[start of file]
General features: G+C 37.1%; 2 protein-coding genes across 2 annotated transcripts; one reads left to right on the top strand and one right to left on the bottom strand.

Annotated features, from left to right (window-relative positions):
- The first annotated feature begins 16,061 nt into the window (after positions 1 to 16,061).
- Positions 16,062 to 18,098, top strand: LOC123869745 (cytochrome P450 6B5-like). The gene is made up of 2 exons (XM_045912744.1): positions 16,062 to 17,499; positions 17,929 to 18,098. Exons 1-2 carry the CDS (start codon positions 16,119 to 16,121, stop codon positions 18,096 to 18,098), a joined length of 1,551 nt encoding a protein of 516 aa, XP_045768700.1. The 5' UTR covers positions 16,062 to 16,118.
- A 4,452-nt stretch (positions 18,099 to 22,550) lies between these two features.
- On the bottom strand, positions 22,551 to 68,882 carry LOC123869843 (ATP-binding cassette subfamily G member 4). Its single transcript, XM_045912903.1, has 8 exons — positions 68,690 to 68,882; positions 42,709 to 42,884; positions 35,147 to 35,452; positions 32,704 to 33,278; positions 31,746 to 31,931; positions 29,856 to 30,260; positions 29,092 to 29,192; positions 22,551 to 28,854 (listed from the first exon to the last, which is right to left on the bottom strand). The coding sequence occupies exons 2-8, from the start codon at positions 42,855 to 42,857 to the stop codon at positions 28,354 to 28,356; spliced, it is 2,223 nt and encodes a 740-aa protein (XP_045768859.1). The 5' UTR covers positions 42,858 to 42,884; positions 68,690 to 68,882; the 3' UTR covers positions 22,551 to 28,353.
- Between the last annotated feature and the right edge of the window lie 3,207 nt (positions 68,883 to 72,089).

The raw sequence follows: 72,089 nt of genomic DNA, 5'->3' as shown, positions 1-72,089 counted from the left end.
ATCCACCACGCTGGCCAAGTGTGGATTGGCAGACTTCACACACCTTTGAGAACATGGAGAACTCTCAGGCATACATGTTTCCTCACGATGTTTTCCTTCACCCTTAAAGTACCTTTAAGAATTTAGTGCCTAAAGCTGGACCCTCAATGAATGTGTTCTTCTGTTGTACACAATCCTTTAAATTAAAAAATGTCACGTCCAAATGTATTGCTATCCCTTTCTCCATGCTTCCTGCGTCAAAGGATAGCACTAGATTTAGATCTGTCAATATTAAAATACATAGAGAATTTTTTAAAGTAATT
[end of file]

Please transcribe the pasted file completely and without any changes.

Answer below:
General features: G+C 37.1%; 2 protein-coding genes across 2 annotated transcripts; one reads left to right on the top strand and one right to left on the bottom strand.

Annotated features, from left to right (window-relative positions):
- The first annotated feature begins 16,061 nt into the window (after positions 1 to 16,061).
- Positions 16,062 to 18,098, top strand: LOC123869745 (cytochrome P450 6B5-like). The gene is made up of 2 exons (XM_045912744.1): positions 16,062 to 17,499; positions 17,929 to 18,098. Exons 1-2 carry the CDS (start codon positions 16,119 to 16,121, stop codon positions 18,096 to 18,098), a joined length of 1,551 nt encoding a protein of 516 aa, XP_045768700.1. The 5' UTR covers positions 16,062 to 16,118.
- A 4,452-nt stretch (positions 18,099 to 22,550) lies between these two features.
- On the bottom strand, positions 22,551 to 68,882 carry LOC123869843 (ATP-binding cassette subfamily G member 4). Its single transcript, XM_045912903.1, has 8 exons — positions 68,690 to 68,882; positions 42,709 to 42,884; positions 35,147 to 35,452; positions 32,704 to 33,278; positions 31,746 to 31,931; positions 29,856 to 30,260; positions 29,092 to 29,192; positions 22,551 to 28,854 (listed from the first exon to the last, which is right to left on the bottom strand). The coding sequence occupies exons 2-8, from the start codon at positions 42,855 to 42,857 to the stop codon at positions 28,354 to 28,356; spliced, it is 2,223 nt and encodes a 740-aa protein (XP_045768859.1). The 5' UTR covers positions 42,858 to 42,884; positions 68,690 to 68,882; the 3' UTR covers positions 22,551 to 28,353.
- Between the last annotated feature and the right edge of the window lie 3,207 nt (positions 68,883 to 72,089).

The raw sequence follows: 72,089 nt of genomic DNA, 5'->3' as shown, positions 1-72,089 counted from the left end.
ATCCACCACGCTGGCCAAGTGTGGATTGGCAGACTTCACACACCTTTGAGAACATGGAGAACTCTCAGGCATACATGTTTCCTCACGATGTTTTCCTTCACCCTTAAAGTACCTTTAAGAATTTAGTGCCTAAAGCTGGACCCTCAATGAATGTGTTCTTCTGTTGTACACAATCCTTTAAATTAAAAAATGTCACGTCCAAATGTATTGCTATCCCTTTCTCCATGCTTCCTGCGTCAAAGGATAGCACTAGATTTAGATCTGTCAATATTAAAATACATAGAGAATTTTTTAAAGTAATT